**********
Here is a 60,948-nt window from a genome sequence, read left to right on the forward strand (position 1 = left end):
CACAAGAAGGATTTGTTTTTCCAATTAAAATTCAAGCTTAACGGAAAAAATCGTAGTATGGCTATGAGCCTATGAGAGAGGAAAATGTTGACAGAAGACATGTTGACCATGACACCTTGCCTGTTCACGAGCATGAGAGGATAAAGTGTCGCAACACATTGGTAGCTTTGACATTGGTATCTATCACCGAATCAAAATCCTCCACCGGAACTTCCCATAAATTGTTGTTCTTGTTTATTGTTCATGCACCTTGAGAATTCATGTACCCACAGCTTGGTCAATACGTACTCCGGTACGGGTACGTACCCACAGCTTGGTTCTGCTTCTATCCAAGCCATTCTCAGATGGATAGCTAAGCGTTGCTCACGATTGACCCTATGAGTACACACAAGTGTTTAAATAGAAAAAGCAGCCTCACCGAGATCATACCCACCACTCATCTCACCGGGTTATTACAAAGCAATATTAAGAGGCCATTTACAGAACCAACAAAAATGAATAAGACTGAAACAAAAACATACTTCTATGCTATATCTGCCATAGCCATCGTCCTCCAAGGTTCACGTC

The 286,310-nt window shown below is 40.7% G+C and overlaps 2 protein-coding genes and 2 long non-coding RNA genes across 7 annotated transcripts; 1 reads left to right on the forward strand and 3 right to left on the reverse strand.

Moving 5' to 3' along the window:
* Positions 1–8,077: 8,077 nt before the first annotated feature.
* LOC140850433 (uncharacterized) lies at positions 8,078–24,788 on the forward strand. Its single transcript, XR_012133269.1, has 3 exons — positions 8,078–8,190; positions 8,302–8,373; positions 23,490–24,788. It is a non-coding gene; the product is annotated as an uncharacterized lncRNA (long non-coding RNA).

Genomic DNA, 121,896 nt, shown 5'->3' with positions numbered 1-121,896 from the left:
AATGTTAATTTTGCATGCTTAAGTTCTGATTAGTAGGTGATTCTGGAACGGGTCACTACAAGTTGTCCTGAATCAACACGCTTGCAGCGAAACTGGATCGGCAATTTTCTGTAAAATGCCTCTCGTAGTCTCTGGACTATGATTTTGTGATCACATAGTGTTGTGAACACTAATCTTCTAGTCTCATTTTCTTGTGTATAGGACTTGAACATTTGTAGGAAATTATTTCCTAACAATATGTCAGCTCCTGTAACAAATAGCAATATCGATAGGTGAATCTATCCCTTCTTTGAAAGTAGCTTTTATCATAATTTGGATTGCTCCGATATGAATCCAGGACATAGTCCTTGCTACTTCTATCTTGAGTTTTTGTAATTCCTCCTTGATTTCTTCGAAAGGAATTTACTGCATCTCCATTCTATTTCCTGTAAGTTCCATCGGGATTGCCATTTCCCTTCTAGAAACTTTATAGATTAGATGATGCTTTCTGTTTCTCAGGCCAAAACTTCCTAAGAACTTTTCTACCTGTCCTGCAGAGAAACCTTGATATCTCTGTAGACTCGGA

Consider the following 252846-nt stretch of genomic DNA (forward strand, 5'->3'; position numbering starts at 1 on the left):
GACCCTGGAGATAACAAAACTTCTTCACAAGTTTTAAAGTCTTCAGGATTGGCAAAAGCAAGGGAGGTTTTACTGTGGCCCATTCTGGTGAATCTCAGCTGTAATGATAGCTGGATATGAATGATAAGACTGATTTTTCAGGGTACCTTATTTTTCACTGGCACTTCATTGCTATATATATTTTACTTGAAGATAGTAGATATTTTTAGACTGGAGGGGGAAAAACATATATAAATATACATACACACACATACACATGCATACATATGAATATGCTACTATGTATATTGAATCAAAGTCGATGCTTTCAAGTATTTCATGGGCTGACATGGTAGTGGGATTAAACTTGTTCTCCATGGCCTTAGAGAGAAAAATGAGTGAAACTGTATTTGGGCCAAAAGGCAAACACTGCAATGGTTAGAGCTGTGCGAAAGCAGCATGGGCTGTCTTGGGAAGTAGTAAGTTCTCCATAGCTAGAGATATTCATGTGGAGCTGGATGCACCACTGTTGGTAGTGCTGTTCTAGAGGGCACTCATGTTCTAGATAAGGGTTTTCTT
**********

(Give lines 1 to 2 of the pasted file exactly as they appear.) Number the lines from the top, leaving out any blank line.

Here is a 60,948-nt window from a genome sequence, read left to right on the forward strand (position 1 = left end):
CACAAGAAGGATTTGTTTTTCCAATTAAAATTCAAGCTTAACGGAAAAAATCGTAGTATGGCTATGAGCCTATGAGAGAGGAAAATGTTGACAGAAGACATGTTGACCATGACACCTTGCCTGTTCACGAGCATGAGAGGATAAAGTGTCGCAACACATTGGTAGCTTTGACATTGGTATCTATCACCGAATCAAAATCCTCCACCGGAACTTCCCATAAATTGTTGTTCTTGTTTATTGTTCATGCACCTTGAGAATTCATGTACCCACAGCTTGGTCAATACGTACTCCGGTACGGGTACGTACCCACAGCTTGGTTCTGCTTCTATCCAAGCCATTCTCAGATGGATAGCTAAGCGTTGCTCACGATTGACCCTATGAGTACACACAAGTGTTTAAATAGAAAAAGCAGCCTCACCGAGATCATACCCACCACTCATCTCACCGGGTTATTACAAAGCAATATTAAGAGGCCATTTACAGAACCAACAAAAATGAATAAGACTGAAACAAAAACATACTTCTATGCTATATCTGCCATAGCCATCGTCCTCCAAGGTTCACGTC